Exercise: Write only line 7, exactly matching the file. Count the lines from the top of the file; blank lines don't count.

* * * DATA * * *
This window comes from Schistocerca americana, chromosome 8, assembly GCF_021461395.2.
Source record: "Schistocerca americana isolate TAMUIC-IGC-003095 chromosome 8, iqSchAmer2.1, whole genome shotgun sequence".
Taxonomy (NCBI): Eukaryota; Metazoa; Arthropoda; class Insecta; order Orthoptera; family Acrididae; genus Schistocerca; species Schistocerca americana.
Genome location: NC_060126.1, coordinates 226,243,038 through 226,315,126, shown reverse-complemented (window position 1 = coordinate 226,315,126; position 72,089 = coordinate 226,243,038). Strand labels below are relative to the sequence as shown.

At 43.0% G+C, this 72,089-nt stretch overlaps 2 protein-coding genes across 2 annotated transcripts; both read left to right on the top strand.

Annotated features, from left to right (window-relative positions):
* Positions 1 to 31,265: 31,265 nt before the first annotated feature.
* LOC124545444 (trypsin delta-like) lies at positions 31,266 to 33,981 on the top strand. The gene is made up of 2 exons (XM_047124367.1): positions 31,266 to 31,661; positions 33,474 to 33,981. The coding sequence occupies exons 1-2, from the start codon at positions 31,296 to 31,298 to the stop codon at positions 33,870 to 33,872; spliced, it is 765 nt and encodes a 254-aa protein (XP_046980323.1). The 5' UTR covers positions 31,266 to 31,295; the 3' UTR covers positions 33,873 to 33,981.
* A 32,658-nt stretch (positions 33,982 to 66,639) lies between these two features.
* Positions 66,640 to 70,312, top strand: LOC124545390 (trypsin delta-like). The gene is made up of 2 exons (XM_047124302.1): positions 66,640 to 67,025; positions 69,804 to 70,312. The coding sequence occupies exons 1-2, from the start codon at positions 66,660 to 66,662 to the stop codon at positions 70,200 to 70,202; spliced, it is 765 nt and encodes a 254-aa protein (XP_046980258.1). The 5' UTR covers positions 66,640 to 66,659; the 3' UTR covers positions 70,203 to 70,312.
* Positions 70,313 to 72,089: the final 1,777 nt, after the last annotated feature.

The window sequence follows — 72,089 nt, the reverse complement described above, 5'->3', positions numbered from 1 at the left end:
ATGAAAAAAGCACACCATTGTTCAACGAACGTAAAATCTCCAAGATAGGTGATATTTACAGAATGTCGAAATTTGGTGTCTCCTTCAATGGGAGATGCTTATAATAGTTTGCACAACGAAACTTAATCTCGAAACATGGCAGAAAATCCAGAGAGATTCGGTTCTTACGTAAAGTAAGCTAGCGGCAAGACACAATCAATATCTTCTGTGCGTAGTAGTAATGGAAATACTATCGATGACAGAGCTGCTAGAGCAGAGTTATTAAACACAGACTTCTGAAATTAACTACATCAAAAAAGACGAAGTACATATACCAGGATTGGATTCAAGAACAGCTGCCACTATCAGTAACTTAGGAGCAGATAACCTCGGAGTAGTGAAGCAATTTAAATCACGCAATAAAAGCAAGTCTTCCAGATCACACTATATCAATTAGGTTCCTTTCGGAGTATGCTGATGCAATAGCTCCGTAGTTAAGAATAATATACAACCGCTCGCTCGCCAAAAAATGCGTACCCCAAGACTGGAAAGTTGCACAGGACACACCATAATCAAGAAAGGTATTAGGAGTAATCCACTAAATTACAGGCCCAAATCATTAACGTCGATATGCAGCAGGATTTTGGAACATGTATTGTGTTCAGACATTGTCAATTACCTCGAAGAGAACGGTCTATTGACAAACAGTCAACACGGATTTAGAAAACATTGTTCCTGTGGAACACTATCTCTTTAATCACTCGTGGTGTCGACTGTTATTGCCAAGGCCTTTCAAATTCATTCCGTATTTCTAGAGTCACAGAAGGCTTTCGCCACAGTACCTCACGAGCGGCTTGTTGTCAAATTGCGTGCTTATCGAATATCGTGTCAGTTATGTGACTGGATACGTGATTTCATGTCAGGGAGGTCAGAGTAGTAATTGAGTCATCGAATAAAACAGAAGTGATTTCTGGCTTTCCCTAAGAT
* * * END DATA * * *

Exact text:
* Positions 1 to 31,265: 31,265 nt before the first annotated feature.